Les Editions du Jaguar of the Africa Atlas published in 2011.

Oil and Gas in Africa: Africa’s Reserves, Potential and Prospects by KPMG Africa

Alternative Energy in Africa (Part 2)


Is Africa affected by climate change?

Before the question in the title of this post is answered, for the skeptics out there, I have to answer it before I begin my commentary.

So what exactly is climate change? It can be defined as change(s) within the climate system that occur due to natural processes (such as volcanic eruptions) and or anthropogenic happenings (such as carbon emissions).  This is different from the popular used term, “global warming” which references the increase of regional or global surface temperatures as a result of human induced processes.

Therefore, it can be said that climate change is indeed real and happening, whether due to solar and earth variation or the burning of fossil fuels. However, climate change prompted by natural factors is evident over an evolutionary time scale, so basically over a very long, long, long time.  The changes in climate  experienced in several parts of the world since the introduction of fossil fuel burning during the Industrial Revolution, occurred on a much smaller time scale. As a result, this lead to the (mostly) general consensus that the emission of greenhouse gases are largely responsible for the average increase of global surface temperatures and the other effects of climate warming.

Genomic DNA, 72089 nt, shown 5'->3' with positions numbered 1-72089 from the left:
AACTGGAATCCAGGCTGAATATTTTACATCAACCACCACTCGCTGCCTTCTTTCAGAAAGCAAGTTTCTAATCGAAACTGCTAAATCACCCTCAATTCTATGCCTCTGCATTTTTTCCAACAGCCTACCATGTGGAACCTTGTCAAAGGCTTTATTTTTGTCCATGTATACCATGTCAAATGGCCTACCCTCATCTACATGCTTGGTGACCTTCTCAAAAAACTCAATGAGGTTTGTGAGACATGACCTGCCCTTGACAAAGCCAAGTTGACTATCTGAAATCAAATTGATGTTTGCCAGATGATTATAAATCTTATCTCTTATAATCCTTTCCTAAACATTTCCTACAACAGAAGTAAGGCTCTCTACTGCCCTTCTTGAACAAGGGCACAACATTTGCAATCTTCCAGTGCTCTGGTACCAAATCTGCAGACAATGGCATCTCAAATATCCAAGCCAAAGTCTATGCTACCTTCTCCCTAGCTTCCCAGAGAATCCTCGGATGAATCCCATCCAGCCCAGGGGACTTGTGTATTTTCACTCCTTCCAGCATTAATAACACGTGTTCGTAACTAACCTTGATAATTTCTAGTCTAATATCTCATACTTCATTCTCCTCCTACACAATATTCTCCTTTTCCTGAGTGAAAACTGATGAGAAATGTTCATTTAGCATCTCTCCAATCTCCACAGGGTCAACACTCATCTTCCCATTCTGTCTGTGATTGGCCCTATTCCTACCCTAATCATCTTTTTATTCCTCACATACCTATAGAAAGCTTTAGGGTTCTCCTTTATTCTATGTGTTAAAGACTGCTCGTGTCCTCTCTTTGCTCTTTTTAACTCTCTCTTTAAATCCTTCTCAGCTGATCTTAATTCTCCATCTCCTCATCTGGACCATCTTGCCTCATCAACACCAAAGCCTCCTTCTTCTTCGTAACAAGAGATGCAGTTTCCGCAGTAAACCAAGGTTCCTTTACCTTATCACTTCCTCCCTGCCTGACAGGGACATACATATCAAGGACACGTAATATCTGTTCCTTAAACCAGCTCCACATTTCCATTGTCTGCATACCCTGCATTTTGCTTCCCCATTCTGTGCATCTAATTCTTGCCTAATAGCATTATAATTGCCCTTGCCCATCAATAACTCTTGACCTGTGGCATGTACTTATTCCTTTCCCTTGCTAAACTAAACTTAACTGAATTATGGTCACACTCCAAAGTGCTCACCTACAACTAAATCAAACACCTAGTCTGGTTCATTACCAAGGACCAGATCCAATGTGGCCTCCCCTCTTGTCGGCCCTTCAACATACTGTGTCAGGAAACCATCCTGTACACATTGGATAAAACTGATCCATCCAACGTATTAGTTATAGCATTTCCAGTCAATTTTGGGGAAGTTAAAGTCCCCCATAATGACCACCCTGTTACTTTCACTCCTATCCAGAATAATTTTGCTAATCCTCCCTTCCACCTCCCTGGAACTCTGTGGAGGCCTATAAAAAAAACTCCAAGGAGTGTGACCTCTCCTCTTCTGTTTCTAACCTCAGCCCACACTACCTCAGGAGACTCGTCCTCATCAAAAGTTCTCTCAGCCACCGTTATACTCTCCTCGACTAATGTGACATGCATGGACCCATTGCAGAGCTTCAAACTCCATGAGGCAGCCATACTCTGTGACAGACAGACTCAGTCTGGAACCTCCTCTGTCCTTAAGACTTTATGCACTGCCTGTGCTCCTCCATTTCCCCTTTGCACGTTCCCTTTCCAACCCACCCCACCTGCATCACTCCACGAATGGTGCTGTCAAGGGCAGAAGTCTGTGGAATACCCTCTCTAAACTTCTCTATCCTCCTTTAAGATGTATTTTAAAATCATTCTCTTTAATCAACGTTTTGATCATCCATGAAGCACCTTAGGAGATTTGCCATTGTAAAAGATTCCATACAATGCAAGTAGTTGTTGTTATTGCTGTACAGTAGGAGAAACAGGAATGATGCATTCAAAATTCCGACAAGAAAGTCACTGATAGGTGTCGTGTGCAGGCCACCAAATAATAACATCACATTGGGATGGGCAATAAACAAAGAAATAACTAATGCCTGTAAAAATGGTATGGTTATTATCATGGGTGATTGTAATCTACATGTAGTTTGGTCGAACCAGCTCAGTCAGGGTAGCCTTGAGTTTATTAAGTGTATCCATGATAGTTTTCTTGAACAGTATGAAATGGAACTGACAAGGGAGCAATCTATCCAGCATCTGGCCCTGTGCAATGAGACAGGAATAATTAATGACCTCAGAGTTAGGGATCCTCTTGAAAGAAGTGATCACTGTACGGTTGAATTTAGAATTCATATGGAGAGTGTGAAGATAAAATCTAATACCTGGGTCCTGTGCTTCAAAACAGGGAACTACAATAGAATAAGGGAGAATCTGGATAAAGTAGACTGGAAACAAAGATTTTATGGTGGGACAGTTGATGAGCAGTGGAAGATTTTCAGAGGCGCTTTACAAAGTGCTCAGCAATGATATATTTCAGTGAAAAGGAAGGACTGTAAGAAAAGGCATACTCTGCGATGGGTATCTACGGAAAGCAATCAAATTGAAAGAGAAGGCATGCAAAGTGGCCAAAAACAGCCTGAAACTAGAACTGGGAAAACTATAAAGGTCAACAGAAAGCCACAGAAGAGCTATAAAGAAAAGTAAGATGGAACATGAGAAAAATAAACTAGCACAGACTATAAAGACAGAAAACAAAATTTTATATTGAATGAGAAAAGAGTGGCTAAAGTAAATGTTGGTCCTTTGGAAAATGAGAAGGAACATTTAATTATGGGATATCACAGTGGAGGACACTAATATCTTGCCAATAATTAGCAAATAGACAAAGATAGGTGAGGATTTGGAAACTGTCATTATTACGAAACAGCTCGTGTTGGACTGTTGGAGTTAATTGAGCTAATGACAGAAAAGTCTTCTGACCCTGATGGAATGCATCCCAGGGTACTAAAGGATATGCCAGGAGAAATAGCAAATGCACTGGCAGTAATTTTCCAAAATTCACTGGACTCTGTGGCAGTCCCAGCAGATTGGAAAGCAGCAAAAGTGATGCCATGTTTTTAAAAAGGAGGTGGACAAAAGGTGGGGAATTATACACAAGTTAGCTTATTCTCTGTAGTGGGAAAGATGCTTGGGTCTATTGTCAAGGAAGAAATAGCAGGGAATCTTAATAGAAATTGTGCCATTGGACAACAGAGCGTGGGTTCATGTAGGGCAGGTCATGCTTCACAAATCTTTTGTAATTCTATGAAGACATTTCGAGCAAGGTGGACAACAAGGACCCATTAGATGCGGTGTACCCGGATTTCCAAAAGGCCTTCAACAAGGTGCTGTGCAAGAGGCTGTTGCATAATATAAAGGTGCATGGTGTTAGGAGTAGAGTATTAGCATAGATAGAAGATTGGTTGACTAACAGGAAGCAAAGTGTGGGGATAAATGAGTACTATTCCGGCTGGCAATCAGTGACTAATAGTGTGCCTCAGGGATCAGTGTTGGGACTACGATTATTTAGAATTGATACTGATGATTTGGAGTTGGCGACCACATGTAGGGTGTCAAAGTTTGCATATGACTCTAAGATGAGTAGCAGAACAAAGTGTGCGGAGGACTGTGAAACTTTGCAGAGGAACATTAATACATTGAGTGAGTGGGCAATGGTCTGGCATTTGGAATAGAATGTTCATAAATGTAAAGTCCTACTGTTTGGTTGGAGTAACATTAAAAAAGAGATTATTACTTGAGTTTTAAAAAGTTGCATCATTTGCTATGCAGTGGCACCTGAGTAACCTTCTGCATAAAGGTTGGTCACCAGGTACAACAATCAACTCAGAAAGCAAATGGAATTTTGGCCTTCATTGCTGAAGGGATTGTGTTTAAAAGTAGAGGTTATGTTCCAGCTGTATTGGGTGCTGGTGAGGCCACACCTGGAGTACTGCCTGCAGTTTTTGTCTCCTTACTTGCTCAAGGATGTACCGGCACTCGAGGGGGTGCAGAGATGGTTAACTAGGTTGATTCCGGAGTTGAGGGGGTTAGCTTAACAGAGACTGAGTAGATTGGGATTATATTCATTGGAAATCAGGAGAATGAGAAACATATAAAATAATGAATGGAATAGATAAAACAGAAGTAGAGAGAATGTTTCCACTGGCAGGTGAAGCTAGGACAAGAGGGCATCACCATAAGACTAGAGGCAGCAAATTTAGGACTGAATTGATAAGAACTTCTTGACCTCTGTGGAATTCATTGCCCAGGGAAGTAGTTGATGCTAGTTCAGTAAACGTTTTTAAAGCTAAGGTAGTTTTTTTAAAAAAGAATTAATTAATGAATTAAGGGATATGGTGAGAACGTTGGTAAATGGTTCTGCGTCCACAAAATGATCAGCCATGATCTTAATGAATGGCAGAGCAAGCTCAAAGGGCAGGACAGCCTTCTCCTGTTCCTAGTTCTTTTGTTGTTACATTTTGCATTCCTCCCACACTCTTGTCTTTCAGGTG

Now that majority of the world’s climate scientists (about 97%) have determined that conclusion, it should make sense that industrialized nations, which are typically larger contributors of global greenhouse gas emissions, would be the most affected.

Retrieved from
This image was retrieved from

However, climate vulnerability, the degree to which societies are highly susceptible to or incapable of coping with the hostile impacts of climate change, reveals that Africa, although a minor contributor to global carbon emissions will be heavily impacted by climate change. More specifically, according to the Intergovernmental Panel on Climate Change (IPCC), the average increase of surface temperatures by 1.5 to 3.0 degrees celsius on the continent will lead to sea-level rise, reduction in agricultural productivity, water scarcity, extreme weather events, and rising energy demands.